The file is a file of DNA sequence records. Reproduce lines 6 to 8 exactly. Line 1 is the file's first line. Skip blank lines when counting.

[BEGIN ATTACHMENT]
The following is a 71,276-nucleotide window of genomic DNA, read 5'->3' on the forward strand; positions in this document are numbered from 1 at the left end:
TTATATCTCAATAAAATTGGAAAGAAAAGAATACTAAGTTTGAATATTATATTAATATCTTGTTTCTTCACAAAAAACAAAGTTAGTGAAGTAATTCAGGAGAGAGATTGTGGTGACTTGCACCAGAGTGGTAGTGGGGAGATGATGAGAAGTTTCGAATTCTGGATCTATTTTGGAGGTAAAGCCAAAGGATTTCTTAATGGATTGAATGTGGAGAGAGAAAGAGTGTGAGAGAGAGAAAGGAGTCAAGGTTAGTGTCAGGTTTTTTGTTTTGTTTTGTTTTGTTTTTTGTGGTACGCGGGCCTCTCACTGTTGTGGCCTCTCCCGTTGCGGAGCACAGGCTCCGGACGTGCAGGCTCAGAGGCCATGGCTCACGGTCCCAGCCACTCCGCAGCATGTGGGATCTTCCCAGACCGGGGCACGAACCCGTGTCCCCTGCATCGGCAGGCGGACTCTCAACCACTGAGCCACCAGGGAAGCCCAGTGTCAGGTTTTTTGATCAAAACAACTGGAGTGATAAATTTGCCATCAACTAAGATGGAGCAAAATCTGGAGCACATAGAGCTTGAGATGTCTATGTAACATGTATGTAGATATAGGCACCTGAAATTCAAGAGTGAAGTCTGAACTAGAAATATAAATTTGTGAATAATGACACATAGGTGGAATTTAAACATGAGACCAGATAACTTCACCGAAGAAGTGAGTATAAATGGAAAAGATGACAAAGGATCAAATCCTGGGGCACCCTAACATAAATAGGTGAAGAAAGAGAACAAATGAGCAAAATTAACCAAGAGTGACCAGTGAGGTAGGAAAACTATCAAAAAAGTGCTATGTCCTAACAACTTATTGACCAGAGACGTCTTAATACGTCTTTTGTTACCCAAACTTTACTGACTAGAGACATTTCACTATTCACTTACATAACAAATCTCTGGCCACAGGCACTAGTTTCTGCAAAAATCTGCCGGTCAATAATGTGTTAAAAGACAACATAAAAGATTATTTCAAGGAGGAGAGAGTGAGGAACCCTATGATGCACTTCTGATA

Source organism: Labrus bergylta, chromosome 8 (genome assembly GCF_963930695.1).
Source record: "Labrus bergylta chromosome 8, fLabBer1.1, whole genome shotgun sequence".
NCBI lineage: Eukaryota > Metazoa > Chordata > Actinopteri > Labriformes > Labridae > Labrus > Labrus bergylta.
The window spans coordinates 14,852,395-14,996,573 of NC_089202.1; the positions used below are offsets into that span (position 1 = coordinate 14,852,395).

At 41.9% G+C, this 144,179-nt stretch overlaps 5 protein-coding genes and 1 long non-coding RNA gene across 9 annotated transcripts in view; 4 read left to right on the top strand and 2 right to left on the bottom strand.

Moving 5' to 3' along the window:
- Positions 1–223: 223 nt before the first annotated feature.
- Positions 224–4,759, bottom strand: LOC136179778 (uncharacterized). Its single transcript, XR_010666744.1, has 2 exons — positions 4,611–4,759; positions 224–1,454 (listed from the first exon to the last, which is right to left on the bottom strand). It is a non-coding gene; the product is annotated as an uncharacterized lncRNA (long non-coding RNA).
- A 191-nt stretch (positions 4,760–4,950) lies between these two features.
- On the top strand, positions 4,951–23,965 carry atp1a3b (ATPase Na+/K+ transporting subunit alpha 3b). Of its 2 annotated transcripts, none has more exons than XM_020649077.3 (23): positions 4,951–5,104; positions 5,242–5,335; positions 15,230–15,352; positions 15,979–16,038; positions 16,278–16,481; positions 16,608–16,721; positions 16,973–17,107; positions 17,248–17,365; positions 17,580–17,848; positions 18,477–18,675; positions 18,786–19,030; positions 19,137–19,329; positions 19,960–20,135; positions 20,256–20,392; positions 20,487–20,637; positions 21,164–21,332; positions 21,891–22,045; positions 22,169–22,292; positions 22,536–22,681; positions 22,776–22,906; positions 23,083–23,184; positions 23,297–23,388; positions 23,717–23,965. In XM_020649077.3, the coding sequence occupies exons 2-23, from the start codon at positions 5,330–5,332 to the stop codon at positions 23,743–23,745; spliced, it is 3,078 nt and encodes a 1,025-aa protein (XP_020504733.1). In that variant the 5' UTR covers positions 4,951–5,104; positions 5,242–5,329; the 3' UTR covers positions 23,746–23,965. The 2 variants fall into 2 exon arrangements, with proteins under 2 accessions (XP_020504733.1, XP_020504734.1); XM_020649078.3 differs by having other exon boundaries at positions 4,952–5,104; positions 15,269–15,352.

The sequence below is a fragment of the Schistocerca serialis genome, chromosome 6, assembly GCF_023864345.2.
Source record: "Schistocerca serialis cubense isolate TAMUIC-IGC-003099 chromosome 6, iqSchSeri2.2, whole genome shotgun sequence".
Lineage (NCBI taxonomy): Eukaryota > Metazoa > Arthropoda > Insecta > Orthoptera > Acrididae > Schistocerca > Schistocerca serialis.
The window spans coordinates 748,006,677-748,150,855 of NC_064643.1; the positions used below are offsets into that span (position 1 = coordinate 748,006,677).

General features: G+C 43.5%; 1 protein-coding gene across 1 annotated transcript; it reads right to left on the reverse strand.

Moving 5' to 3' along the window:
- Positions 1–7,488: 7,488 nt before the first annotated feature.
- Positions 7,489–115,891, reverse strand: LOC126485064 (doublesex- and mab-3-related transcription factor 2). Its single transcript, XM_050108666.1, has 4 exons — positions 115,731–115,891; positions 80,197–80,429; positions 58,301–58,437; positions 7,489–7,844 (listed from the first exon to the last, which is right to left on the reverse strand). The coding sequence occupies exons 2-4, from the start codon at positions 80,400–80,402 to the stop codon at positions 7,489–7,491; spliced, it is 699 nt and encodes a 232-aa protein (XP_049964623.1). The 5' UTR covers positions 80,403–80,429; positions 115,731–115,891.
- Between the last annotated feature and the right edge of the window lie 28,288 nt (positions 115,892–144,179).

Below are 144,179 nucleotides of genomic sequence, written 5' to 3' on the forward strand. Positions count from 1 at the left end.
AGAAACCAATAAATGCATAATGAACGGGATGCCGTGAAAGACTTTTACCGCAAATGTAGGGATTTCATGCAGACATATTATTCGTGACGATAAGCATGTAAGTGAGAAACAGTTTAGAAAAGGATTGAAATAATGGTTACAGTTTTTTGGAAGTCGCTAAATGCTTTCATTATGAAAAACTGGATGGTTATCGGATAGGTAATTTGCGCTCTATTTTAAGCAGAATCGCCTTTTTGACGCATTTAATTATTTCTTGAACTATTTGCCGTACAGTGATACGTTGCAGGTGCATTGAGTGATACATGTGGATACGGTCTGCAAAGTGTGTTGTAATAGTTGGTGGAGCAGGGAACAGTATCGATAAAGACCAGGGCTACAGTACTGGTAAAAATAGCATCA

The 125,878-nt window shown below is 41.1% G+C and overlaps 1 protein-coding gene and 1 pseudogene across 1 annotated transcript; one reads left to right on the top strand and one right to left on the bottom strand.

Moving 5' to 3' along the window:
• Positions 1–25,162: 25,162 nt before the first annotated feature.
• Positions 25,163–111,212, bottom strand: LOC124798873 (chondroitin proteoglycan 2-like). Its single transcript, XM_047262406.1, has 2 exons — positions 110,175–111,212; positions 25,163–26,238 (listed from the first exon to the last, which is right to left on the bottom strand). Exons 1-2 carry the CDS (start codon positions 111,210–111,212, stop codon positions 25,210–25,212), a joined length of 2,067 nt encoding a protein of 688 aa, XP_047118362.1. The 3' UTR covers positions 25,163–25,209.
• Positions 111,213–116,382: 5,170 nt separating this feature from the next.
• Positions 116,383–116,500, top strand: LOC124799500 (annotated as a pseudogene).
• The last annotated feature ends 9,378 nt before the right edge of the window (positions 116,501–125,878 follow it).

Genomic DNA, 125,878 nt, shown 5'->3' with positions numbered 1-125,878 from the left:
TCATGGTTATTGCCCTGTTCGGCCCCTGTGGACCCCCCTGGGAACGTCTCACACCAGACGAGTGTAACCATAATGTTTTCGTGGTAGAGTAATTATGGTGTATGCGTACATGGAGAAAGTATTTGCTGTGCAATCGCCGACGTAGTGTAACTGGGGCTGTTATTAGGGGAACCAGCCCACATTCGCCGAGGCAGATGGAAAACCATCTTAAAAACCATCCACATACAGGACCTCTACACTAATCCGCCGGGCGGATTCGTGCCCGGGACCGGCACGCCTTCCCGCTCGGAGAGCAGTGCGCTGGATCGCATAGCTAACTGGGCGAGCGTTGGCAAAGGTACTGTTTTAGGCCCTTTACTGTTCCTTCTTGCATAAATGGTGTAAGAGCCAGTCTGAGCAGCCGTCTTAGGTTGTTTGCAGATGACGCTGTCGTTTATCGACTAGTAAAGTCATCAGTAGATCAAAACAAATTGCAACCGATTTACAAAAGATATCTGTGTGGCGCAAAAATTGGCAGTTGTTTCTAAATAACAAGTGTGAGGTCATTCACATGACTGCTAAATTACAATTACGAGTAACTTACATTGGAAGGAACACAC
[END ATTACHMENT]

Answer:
The window spans coordinates 14,852,395-14,996,573 of NC_089202.1; the positions used below are offsets into that span (position 1 = coordinate 14,852,395).

At 41.9% G+C, this 144,179-nt stretch overlaps 5 protein-coding genes and 1 long non-coding RNA gene across 9 annotated transcripts in view; 4 read left to right on the top strand and 2 right to left on the bottom strand.

Moving 5' to 3' along the window: